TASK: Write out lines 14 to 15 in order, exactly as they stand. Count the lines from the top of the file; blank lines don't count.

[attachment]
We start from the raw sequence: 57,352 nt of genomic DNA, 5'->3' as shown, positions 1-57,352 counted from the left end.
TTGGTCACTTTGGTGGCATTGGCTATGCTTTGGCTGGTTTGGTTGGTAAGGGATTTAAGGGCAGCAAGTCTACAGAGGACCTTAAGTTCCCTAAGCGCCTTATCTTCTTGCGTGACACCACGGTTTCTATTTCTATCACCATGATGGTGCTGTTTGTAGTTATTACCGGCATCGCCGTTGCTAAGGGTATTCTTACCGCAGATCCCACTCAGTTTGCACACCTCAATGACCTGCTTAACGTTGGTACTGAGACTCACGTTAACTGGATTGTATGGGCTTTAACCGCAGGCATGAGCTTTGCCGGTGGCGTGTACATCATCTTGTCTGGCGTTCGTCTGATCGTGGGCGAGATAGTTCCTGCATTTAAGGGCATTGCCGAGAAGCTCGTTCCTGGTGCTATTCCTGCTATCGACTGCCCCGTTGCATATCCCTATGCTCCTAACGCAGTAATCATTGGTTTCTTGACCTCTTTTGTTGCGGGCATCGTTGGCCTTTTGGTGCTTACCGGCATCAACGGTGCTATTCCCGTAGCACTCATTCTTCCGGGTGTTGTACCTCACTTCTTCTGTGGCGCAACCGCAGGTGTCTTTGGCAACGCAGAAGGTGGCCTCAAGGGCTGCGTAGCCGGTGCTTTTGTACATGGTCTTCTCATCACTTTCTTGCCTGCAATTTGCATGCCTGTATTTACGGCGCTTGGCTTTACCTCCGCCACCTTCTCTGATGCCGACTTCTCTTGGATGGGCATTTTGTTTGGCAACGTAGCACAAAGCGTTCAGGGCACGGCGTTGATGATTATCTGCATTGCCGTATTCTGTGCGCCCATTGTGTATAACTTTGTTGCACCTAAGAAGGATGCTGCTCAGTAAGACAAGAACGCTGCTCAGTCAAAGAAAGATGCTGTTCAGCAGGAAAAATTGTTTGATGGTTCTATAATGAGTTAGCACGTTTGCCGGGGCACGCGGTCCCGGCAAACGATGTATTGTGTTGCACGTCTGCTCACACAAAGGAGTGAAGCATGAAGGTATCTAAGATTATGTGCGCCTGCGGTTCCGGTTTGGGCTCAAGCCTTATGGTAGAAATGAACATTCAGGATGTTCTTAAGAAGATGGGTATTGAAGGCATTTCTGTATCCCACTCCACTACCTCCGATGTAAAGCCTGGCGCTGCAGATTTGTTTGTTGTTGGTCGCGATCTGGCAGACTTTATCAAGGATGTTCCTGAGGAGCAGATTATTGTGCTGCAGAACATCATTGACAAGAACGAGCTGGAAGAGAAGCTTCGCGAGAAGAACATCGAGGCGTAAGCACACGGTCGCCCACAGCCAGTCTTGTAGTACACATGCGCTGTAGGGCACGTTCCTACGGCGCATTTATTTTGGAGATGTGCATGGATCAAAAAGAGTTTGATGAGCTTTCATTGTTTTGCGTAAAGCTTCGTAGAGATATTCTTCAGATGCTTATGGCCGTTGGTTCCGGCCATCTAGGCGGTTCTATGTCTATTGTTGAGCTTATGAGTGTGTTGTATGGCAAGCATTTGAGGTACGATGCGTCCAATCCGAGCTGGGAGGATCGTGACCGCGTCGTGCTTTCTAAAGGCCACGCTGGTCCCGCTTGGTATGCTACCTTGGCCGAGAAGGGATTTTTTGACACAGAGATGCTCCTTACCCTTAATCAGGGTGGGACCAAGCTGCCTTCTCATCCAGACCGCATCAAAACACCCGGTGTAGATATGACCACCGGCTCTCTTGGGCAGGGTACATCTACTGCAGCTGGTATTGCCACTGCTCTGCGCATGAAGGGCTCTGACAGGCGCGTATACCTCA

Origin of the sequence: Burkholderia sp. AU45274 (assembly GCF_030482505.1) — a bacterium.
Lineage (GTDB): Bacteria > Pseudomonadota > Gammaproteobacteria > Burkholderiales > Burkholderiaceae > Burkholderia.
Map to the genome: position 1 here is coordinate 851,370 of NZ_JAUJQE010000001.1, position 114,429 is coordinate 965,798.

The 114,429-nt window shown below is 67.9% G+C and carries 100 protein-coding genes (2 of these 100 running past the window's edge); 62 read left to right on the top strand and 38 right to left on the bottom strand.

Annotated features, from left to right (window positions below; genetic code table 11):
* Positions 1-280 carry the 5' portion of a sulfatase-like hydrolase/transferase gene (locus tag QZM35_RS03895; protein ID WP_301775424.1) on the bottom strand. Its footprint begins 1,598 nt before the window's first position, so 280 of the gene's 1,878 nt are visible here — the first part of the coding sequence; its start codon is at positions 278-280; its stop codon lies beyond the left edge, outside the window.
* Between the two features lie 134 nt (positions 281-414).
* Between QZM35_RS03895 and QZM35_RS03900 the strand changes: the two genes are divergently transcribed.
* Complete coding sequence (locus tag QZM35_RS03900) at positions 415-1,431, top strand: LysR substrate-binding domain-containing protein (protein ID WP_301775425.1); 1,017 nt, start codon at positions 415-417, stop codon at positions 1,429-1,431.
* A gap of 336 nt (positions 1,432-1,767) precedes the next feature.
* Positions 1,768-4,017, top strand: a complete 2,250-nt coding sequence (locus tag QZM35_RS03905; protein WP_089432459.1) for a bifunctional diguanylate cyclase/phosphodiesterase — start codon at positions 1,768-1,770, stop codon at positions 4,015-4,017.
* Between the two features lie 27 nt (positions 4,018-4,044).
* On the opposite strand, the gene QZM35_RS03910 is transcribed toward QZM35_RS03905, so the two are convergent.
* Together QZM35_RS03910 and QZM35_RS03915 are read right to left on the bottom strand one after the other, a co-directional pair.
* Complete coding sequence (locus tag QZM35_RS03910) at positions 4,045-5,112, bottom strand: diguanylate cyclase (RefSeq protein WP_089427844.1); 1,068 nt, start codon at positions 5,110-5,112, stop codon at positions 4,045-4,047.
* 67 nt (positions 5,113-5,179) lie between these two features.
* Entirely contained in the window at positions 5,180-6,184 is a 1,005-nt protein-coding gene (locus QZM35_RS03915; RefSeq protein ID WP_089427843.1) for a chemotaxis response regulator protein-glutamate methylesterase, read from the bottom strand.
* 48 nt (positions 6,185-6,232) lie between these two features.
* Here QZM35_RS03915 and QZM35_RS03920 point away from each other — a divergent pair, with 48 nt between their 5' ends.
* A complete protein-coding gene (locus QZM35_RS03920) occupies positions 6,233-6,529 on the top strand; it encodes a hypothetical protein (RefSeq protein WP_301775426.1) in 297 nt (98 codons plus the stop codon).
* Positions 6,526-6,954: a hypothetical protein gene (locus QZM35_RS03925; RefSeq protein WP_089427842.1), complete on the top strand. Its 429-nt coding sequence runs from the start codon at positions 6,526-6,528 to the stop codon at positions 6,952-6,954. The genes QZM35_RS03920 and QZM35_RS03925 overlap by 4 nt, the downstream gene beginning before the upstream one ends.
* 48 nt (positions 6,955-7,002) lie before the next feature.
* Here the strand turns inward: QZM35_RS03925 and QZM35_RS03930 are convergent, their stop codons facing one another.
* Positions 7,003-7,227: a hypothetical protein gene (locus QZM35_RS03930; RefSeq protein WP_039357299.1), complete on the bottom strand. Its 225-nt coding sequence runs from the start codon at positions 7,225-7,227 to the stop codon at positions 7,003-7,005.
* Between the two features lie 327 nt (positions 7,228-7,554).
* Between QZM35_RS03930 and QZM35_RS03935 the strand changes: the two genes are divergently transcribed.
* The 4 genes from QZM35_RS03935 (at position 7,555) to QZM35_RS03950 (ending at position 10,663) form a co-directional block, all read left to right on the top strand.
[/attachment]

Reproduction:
* Between the two features lie 27 nt (positions 4,018-4,044).
* On the opposite strand, the gene QZM35_RS03910 is transcribed toward QZM35_RS03905, so the two are convergent.